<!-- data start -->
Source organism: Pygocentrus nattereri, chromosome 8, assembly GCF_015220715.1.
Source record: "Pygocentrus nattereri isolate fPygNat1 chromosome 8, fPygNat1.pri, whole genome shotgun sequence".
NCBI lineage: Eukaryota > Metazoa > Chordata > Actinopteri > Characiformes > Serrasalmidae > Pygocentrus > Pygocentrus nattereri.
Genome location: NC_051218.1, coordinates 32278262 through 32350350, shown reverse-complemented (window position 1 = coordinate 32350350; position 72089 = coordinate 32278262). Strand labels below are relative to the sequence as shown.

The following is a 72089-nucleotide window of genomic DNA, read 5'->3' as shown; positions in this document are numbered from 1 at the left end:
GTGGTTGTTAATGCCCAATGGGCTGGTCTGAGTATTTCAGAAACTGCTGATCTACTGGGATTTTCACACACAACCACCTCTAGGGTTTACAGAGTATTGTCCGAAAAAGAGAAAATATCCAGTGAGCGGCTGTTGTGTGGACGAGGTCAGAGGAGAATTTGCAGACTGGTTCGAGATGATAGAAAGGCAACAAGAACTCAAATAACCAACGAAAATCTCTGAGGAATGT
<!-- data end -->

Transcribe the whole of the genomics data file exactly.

Source organism: Pygocentrus nattereri, chromosome 8, assembly GCF_015220715.1.
Source record: "Pygocentrus nattereri isolate fPygNat1 chromosome 8, fPygNat1.pri, whole genome shotgun sequence".
NCBI lineage: Eukaryota > Metazoa > Chordata > Actinopteri > Characiformes > Serrasalmidae > Pygocentrus > Pygocentrus nattereri.
Genome location: NC_051218.1, coordinates 32278262 through 32350350, shown reverse-complemented (window position 1 = coordinate 32350350; position 72089 = coordinate 32278262). Strand labels below are relative to the sequence as shown.

The following is a 72089-nucleotide window of genomic DNA, read 5'->3' as shown; positions in this document are numbered from 1 at the left end:
GTGGTTGTTAATGCCCAATGGGCTGGTCTGAGTATTTCAGAAACTGCTGATCTACTGGGATTTTCACACACAACCACCTCTAGGGTTTACAGAGTATTGTCCGAAAAAGAGAAAATATCCAGTGAGCGGCTGTTGTGTGGACGAGGTCAGAGGAGAATTTGCAGACTGGTTCGAGATGATAGAAAGGCAACAAGAACTCAAATAACCAACGAAAATCTCTGAGGAATGT